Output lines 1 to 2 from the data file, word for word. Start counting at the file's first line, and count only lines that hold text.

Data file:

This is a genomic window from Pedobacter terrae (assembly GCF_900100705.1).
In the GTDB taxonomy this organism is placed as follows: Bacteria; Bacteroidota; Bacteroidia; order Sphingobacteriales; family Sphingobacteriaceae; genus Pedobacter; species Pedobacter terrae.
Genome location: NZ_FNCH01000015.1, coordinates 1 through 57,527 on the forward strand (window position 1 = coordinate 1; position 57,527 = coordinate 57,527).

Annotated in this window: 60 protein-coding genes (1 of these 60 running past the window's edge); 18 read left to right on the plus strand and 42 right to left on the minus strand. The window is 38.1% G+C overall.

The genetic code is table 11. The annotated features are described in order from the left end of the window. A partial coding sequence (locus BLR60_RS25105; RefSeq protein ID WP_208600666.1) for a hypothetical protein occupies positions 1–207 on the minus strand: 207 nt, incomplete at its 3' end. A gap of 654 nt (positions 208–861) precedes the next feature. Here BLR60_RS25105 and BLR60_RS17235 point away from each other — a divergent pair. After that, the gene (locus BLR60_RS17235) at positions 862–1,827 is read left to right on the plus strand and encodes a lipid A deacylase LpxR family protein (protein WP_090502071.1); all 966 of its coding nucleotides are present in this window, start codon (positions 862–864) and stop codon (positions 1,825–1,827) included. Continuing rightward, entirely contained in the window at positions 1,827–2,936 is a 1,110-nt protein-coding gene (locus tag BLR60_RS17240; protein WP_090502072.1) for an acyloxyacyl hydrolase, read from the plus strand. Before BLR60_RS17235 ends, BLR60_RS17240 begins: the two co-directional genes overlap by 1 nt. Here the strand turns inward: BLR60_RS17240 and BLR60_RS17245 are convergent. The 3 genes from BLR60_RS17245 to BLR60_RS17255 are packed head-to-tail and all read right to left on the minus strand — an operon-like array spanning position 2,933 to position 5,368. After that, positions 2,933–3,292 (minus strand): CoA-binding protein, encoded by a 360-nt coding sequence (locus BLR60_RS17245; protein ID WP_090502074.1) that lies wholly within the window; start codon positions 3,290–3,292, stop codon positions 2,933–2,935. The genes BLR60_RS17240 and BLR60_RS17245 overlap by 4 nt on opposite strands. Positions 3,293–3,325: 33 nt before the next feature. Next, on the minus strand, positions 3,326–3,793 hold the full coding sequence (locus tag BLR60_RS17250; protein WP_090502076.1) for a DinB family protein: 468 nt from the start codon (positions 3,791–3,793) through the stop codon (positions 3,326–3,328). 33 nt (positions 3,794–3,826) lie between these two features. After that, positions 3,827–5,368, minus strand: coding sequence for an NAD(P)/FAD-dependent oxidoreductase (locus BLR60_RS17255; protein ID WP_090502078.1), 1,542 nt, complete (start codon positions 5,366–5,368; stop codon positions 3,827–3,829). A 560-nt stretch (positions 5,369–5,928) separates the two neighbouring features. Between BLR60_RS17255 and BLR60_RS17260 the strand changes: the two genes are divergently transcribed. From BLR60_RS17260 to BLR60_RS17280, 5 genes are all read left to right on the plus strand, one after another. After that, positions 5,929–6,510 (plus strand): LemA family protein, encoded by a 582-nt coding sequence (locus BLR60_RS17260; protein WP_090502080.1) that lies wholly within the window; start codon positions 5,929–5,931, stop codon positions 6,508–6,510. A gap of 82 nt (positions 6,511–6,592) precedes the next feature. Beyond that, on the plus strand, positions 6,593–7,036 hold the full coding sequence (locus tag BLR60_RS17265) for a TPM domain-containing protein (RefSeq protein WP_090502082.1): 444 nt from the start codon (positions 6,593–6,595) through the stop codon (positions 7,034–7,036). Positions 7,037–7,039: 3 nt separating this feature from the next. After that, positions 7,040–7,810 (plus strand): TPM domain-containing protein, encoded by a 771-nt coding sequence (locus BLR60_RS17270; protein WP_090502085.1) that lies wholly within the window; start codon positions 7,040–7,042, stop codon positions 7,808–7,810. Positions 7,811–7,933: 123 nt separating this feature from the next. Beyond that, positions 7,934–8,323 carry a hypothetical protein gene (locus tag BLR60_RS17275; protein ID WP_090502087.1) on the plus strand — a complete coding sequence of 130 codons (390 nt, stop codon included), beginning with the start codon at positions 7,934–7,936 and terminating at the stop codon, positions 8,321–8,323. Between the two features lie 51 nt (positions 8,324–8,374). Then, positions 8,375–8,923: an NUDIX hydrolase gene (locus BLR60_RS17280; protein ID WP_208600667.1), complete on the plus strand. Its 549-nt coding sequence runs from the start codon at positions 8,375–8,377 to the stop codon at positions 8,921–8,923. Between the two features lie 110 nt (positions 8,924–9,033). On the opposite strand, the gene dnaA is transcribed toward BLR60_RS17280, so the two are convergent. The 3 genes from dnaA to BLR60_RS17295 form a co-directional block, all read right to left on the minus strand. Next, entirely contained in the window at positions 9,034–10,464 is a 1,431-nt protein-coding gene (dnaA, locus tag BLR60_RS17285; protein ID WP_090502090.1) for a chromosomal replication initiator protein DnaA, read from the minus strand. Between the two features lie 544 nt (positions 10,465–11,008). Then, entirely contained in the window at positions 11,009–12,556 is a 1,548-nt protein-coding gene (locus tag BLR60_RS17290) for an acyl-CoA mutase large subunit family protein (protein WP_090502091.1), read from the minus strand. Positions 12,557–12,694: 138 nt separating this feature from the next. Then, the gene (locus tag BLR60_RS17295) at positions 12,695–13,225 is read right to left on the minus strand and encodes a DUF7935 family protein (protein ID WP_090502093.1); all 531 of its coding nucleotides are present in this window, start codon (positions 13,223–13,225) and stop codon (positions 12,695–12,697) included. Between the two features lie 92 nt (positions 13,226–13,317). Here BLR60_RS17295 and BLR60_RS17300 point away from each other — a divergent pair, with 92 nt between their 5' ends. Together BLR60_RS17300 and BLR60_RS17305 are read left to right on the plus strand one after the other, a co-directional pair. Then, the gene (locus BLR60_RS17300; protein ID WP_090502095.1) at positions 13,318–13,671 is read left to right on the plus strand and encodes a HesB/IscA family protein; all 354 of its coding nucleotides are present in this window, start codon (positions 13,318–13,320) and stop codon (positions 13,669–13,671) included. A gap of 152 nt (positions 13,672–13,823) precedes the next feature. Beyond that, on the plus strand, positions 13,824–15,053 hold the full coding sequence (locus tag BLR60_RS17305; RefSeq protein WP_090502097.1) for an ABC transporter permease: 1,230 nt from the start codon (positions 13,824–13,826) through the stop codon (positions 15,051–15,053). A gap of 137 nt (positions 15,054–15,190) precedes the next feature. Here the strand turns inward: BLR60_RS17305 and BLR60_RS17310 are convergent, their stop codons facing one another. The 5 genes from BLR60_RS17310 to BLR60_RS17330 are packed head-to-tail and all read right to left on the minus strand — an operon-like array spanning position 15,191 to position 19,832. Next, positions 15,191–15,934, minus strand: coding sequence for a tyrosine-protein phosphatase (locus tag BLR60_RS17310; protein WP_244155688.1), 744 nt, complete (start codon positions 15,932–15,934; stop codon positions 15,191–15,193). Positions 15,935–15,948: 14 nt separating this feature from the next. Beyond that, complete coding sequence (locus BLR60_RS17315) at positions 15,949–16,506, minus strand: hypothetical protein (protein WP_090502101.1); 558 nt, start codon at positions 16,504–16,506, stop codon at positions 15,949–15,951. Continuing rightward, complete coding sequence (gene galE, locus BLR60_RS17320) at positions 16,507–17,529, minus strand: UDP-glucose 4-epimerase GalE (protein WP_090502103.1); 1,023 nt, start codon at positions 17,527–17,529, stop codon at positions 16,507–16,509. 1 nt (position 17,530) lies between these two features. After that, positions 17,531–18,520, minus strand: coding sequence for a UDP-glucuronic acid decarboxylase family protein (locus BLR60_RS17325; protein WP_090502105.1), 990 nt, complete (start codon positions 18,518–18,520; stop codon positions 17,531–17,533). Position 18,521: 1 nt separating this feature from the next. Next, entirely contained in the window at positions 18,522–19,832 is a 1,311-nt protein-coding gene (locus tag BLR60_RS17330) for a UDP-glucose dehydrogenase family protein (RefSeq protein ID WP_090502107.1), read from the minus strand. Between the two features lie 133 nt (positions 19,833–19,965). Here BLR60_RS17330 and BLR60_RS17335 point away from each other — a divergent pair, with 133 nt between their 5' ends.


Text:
This is a genomic window from Pedobacter terrae (assembly GCF_900100705.1).
In the GTDB taxonomy this organism is placed as follows: Bacteria; Bacteroidota; Bacteroidia; order Sphingobacteriales; family Sphingobacteriaceae; genus Pedobacter; species Pedobacter terrae.